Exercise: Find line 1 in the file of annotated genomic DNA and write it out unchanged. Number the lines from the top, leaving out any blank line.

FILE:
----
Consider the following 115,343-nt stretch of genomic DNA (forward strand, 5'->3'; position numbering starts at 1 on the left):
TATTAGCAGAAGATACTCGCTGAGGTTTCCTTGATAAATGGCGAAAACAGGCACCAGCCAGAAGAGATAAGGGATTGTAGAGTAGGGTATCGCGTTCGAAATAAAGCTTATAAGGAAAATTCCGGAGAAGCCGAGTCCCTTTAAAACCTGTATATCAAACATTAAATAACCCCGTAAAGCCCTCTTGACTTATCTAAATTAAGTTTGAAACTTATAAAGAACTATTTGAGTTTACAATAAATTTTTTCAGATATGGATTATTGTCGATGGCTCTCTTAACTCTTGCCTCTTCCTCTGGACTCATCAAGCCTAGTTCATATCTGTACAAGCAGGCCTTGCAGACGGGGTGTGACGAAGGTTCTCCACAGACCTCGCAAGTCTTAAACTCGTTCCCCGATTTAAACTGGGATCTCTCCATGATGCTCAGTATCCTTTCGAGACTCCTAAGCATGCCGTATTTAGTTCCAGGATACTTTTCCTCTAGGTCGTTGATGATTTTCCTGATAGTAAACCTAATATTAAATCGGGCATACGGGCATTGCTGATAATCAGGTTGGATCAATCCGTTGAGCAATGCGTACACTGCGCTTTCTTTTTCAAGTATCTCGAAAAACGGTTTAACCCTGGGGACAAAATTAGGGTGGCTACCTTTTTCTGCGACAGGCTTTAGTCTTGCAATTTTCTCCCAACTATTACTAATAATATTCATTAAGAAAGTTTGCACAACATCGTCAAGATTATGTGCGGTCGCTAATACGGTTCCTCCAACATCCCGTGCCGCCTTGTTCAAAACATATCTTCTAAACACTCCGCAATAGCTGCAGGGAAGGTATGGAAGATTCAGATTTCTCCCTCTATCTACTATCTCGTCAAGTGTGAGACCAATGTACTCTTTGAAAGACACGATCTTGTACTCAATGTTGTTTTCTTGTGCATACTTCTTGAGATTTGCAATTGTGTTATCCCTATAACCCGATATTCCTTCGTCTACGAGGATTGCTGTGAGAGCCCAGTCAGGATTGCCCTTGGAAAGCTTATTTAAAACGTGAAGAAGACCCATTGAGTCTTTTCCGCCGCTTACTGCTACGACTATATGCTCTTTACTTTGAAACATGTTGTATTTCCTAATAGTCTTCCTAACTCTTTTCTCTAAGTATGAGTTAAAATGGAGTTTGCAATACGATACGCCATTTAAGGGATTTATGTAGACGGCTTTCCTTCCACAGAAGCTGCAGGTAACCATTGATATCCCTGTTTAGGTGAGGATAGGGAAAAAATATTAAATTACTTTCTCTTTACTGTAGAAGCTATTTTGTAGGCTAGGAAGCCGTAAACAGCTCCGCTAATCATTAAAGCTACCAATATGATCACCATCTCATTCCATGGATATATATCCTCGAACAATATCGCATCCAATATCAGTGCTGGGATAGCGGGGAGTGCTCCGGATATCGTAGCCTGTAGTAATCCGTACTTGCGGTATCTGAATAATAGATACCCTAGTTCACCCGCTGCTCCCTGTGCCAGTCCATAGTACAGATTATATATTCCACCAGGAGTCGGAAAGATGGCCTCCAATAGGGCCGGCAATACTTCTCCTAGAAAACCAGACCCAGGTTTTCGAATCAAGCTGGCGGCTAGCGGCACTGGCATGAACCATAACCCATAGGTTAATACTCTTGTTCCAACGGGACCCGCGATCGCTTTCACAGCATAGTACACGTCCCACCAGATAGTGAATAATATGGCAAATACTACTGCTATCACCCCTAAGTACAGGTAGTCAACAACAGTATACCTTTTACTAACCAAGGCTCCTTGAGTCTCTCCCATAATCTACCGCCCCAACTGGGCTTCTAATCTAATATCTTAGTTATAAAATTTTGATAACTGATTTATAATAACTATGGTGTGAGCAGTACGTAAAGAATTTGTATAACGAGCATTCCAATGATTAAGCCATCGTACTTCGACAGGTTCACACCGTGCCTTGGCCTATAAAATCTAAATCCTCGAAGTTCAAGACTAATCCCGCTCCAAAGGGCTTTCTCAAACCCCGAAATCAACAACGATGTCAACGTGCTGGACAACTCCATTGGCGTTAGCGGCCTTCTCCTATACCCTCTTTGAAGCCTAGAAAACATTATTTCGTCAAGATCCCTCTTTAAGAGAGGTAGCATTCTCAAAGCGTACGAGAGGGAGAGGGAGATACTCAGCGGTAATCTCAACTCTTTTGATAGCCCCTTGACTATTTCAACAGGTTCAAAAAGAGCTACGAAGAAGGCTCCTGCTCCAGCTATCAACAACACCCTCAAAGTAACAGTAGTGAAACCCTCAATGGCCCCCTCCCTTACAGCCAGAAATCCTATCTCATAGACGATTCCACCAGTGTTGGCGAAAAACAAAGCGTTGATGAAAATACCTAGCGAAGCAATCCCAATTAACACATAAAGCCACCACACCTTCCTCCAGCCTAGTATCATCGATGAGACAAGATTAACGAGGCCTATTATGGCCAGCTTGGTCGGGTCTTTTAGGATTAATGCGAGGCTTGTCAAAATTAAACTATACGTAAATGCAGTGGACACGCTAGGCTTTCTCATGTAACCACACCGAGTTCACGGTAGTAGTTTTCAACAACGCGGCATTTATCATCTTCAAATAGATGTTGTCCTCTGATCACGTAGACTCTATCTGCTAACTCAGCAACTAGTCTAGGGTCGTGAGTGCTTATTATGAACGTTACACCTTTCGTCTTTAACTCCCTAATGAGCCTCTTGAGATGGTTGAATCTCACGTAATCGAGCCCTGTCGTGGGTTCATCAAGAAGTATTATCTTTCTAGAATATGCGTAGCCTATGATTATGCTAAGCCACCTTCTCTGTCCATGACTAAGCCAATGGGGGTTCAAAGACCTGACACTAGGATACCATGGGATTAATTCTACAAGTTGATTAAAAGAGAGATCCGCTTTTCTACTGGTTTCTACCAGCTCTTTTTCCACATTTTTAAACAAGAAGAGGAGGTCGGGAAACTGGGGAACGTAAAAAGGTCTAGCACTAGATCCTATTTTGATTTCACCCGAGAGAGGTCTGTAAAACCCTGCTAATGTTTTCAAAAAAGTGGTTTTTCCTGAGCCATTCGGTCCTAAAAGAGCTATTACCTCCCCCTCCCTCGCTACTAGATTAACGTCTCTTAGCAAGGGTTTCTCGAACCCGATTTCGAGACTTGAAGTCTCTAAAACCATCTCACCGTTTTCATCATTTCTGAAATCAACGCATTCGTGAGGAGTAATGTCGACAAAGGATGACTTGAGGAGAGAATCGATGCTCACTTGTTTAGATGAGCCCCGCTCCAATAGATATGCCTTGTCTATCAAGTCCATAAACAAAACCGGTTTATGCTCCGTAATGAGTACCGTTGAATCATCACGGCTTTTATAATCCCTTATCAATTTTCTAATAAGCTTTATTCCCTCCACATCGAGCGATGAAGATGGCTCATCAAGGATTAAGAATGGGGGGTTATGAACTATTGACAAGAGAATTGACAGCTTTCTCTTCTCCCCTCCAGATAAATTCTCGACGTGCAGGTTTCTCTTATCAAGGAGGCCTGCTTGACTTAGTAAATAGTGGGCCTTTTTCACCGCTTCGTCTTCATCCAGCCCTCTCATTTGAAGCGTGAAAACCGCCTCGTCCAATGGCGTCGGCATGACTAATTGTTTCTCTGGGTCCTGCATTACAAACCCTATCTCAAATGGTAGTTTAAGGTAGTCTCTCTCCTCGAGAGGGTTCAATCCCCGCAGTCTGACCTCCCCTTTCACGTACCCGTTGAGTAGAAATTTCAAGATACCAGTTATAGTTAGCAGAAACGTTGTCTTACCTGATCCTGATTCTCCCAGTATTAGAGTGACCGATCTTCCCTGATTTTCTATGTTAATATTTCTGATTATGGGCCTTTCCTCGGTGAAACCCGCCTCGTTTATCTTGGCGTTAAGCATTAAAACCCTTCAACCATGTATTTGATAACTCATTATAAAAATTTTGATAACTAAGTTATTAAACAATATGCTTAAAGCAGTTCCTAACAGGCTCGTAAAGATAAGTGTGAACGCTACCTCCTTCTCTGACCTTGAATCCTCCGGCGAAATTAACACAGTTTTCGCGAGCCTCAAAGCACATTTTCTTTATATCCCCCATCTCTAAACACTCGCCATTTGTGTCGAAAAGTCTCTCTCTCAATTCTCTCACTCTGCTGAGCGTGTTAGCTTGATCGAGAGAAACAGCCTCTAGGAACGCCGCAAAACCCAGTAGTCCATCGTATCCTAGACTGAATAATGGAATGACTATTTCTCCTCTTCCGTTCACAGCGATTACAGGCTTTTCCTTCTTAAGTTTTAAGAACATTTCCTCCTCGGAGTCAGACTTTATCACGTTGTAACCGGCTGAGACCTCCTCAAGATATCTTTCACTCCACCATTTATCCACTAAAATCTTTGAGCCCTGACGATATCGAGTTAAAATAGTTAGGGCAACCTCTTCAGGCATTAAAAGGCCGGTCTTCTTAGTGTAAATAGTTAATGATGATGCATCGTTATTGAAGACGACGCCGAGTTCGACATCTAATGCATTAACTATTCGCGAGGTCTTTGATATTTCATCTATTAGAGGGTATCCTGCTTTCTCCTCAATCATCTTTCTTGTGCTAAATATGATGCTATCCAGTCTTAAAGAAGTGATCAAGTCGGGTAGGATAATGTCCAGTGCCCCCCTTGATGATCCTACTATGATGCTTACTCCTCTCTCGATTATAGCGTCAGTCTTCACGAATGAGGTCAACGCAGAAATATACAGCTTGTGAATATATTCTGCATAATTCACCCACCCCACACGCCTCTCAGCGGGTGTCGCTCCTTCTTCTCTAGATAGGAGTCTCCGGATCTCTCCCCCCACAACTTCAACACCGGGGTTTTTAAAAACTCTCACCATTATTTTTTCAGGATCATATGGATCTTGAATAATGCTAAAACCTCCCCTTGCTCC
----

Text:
Consider the following 115,343-nt stretch of genomic DNA (forward strand, 5'->3'; position numbering starts at 1 on the left):